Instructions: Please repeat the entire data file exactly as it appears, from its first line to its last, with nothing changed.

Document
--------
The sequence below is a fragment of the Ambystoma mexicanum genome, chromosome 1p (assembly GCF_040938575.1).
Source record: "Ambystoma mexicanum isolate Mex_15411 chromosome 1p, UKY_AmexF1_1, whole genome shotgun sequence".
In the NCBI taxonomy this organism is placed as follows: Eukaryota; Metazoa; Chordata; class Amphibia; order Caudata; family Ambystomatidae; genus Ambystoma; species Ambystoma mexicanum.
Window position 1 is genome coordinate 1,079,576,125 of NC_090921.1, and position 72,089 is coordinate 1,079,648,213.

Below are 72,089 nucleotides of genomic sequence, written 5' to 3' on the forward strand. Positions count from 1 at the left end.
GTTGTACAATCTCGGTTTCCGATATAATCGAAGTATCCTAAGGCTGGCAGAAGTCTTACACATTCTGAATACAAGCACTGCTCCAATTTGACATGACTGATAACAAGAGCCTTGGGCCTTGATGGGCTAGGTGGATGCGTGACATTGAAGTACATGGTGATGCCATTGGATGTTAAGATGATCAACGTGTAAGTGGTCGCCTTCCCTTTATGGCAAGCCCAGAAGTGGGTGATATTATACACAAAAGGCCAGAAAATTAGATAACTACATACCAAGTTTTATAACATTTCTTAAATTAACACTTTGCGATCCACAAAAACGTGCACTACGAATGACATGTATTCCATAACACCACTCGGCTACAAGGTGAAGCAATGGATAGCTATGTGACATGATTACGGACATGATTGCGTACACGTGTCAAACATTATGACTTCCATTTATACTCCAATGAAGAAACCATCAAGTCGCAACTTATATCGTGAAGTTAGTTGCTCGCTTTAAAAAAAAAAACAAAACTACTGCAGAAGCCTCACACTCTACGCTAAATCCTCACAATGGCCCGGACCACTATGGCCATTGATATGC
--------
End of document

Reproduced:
The sequence below is a fragment of the Ambystoma mexicanum genome, chromosome 1p (assembly GCF_040938575.1).
Source record: "Ambystoma mexicanum isolate Mex_15411 chromosome 1p, UKY_AmexF1_1, whole genome shotgun sequence".
In the NCBI taxonomy this organism is placed as follows: Eukaryota; Metazoa; Chordata; class Amphibia; order Caudata; family Ambystomatidae; genus Ambystoma; species Ambystoma mexicanum.
Window position 1 is genome coordinate 1,079,576,125 of NC_090921.1, and position 72,089 is coordinate 1,079,648,213.

Below are 72,089 nucleotides of genomic sequence, written 5' to 3' on the forward strand. Positions count from 1 at the left end.
GTTGTACAATCTCGGTTTCCGATATAATCGAAGTATCCTAAGGCTGGCAGAAGTCTTACACATTCTGAATACAAGCACTGCTCCAATTTGACATGACTGATAACAAGAGCCTTGGGCCTTGATGGGCTAGGTGGATGCGTGACATTGAAGTACATGGTGATGCCATTGGATGTTAAGATGATCAACGTGTAAGTGGTCGCCTTCCCTTTATGGCAAGCCCAGAAGTGGGTGATATTATACACAAAAGGCCAGAAAATTAGATAACTACATACCAAGTTTTATAACATTTCTTAAATTAACACTTTGCGATCCACAAAAACGTGCACTACGAATGACATGTATTCCATAACACCACTCGGCTACAAGGTGAAGCAATGGATAGCTATGTGACATGATTACGGACATGATTGCGTACACGTGTCAAACATTATGACTTCCATTTATACTCCAATGAAGAAACCATCAAGTCGCAACTTATATCGTGAAGTTAGTTGCTCGCTTTAAAAAAAAAAACAAAACTACTGCAGAAGCCTCACACTCTACGCTAAATCCTCACAATGGCCCGGACCACTATGGCCATTGATATGC